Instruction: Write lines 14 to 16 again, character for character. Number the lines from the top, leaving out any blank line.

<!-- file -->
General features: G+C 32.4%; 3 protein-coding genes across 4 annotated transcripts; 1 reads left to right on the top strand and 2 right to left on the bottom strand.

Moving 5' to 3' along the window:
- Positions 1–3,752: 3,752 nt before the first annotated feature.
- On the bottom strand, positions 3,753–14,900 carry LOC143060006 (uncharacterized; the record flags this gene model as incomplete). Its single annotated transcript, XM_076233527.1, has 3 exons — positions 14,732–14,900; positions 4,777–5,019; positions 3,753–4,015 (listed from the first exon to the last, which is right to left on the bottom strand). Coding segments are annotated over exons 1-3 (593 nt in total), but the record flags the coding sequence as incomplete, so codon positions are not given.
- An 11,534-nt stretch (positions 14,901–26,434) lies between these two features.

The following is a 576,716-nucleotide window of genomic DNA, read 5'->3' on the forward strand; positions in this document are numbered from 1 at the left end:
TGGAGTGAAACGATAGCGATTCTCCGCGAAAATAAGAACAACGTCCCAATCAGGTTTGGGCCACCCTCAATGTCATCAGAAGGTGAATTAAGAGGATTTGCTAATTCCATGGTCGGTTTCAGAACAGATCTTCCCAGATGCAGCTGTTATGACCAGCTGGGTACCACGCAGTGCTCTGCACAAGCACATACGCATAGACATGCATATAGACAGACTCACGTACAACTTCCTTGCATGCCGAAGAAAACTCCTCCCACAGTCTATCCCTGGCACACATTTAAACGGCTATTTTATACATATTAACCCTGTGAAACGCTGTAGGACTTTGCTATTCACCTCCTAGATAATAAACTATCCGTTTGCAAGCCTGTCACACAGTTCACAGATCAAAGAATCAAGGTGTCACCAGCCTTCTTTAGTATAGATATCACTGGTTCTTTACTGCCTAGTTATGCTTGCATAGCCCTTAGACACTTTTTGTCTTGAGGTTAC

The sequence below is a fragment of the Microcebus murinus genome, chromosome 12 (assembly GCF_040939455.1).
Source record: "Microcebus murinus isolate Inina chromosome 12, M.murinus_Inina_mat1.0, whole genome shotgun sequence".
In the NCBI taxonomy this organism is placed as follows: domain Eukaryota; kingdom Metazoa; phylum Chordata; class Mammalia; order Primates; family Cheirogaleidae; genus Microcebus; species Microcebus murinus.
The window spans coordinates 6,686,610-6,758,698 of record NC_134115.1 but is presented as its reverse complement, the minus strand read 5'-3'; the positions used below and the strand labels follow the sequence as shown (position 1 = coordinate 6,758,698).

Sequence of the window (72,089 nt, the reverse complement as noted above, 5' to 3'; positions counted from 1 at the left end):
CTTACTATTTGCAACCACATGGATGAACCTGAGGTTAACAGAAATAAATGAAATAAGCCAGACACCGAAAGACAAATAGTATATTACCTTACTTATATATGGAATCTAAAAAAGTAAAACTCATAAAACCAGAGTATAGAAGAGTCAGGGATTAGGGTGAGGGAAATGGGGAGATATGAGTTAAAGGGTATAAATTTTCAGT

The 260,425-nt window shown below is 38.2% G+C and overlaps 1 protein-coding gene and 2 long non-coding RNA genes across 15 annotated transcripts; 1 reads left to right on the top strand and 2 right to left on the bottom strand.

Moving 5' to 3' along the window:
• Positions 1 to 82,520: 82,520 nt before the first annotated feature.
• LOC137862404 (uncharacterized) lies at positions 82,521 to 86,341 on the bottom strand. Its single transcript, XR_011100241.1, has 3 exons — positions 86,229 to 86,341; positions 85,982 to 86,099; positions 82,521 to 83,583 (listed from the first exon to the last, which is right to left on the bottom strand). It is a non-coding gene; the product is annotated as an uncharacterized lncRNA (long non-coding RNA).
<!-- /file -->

The 260,425-nt window shown below is 38.2% G+C and overlaps 1 protein-coding gene and 2 long non-coding RNA genes across 15 annotated transcripts; 1 reads left to right on the top strand and 2 right to left on the bottom strand.

Moving 5' to 3' along the window:
• Positions 1 to 82,520: 82,520 nt before the first annotated feature.